A barrister is a person whom you cannot engage directly, but have to engage through a solicitor, whose job it is to argue on your behalf (particularly in court) with an equal disregard of the merits of your case to that of the solicitor. It is a barrister's job to win, even if unjustly. This end is not always attained honestly.

Solicitors are not allowed to talk to judges, and so must ask the barrister to talk for them, thus maximising the chances of inaccurate information reaching the judge, but in language that the judge can understand. The implication here seems to be that solicitors do not know how to express themselves properly because they are a lower class, but there is a little more to it than that. The special language serves to maintain a 'them & us' division between not only lawyers and the rest, but also between lawyers and other lawyers. It maintains a power status quo.

To become a judge in the present system, you must first be a barrister (there are allegedly some solicitor judges), which involves getting invited to join the Bar Association (hence the term Bar-ster=barrister, which is easier to say), and then after much bowing and scraping and proving your ability to con your opponent in court you are invited to become a judge. Thus, the greatest bowers and scrapers and the most competent con-men become judges, and it is not surprising that the judge in my case was a little corrupt. If you're that badly brought up, there isn't a lot of chance of your going in any other direction, although it is said that there are some perfectly civilised judges about despite that.

So, the system is that the solicitors (the lower classes) do the minion work for the barristers (the middle classes), whose job it is to contact and influence the upper classes (the judge), whose job it is to act in the general manner directed by the Lord Chief justice and Lord Mackay (the more upper classes). All lawyers and administrators above judge are presumably barristers.

They all, in their way, parasite off each other, and not infrequently the only people who benefit once a case gets under way are the lawyers. If an outsider comes in and tries to get in on the act, they close ranks and drag them through the mill as they did me. It is a closed shop.

Now, there was a time, not even ten years ago, when you could criticise English lawyers and someone would stand up in their defence and say we have the best legal system in the world. They were usually a public-school person with no experience of having to deal with the law, or a lawyer (who is anyway likely to be public school of some sort). They would sound very pompous and self-righteous, and everybody would think they were marvellous. They don't seem to do it any more, but if they did Joe Public would probably be very quick to come back with such coments as "well God help the rest of the world."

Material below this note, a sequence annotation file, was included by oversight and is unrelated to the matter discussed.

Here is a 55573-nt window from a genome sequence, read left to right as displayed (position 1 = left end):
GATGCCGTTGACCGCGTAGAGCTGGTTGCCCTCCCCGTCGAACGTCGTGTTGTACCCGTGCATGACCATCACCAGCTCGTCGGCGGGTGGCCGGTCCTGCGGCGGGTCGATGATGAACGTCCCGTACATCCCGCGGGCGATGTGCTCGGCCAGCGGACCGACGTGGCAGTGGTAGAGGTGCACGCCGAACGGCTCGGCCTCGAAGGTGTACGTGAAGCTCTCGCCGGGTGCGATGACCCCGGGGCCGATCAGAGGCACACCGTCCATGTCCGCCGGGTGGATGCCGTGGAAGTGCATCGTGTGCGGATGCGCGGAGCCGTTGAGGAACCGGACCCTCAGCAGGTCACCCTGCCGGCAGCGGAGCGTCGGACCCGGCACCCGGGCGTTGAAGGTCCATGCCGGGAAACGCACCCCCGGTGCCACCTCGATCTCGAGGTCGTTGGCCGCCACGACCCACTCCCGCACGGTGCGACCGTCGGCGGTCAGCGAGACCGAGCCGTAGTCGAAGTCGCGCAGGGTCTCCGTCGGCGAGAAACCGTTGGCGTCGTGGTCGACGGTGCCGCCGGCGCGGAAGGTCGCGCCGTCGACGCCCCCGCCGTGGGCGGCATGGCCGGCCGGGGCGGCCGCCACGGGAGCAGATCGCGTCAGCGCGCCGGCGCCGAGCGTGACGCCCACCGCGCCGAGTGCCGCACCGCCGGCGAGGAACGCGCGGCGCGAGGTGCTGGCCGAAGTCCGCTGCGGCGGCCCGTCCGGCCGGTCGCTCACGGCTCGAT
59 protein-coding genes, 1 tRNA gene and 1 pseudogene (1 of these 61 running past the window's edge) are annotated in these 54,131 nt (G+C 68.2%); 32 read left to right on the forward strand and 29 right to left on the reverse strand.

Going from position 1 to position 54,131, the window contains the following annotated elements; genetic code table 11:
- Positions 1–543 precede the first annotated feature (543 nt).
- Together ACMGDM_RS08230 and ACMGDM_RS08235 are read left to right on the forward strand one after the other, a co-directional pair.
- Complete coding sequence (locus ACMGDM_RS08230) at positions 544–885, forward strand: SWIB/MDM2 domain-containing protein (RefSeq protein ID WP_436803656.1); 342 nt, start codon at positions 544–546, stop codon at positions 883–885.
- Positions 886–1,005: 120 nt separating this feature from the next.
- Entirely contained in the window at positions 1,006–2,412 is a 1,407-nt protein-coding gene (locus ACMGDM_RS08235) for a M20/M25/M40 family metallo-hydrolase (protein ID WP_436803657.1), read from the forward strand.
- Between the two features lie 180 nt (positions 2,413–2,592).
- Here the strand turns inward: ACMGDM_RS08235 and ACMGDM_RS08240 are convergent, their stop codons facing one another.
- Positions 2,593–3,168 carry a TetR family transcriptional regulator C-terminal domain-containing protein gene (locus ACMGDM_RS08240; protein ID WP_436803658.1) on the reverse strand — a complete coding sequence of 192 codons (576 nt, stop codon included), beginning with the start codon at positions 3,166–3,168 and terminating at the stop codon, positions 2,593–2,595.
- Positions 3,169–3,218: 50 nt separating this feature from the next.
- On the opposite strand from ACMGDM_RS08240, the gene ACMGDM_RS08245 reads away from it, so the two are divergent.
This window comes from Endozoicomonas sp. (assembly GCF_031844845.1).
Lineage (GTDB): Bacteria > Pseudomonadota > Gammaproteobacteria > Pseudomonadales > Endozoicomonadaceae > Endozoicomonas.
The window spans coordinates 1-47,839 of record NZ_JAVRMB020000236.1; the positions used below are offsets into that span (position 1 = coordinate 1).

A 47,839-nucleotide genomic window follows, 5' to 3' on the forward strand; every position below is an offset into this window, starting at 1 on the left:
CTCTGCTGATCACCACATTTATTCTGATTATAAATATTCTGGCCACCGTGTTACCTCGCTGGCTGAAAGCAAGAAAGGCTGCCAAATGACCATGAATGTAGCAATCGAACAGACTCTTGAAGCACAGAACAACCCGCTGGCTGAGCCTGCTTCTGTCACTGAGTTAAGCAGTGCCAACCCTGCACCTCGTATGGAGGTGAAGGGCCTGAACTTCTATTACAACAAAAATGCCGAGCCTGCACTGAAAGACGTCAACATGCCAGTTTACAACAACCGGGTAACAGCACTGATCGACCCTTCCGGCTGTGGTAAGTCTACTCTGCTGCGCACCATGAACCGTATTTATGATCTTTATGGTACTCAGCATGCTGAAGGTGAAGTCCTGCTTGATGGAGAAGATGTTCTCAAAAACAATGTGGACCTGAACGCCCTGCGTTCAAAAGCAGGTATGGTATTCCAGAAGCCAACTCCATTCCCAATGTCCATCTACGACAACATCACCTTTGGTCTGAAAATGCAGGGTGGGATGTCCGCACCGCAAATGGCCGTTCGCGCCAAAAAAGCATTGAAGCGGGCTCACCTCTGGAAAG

If a member of the public makes a complaint about the behaviour of a lawyer, their trade association (either the Bar Association for a barrister, or the Law Society for a solicitor) will investigate it. One might think this was a very good thing, but the reality is that the whole thing is investigated in secret in the presence of 'independant lay witnesses' who are in the employ of the association concerned, the evidence looked at is not disclosed (even to the complainant), and the reason for not finding the complaint justified (for they rarely find any other way as far as I know) is not given.

There is one other strategy I have come across. They lose all the correspondence, or just allow the matter to expire from nonaction. A complainant must really persist.

ABOUT three years ago I advertised in a local paper to this effect:

"A lawyer who is honest, competent, intelligent and consciencuous is what I need. Does anyone know one? phone *****"

The replies were all received on my answering machine, and amounted to:

It may be the best system in the world (though I'm not sure why it is thought to be) but it really could do with a bit of an overhaul.

But I should now say that it is of little avail criticising people without pointing out that they also have virtues. It took a very long time to find one, but I do now have a lawyer who as far as I know fits the advertised criteria (since proved wrong - ed Feb 1999). Not only that, but as the 1987 action both damaged my finances and made my house virtually unmanageable I have for the moment a legal aid certificate (a certificate of suitable poverty to get legal aid). Unfortunately, this also means that the judge's and barrister's ambition that nobody should poach on their club's territory has to some extent succeeded.

Getting back to Lord Mackay. He is trying to reduce the money that get's spent on Legal Aid in this country. To do this, he seems to be trying to reduce the circumstances in which a person might get legal aid. The result of this will be fewer legal cases being fought, and less money in lawyers' pockets. And so, you see, although it looks as though lawyers are for once thinking about their clients rather than their pockets when they campaign against these cuts, it might equally be argued that they are thinking about their pockets rather than their clients.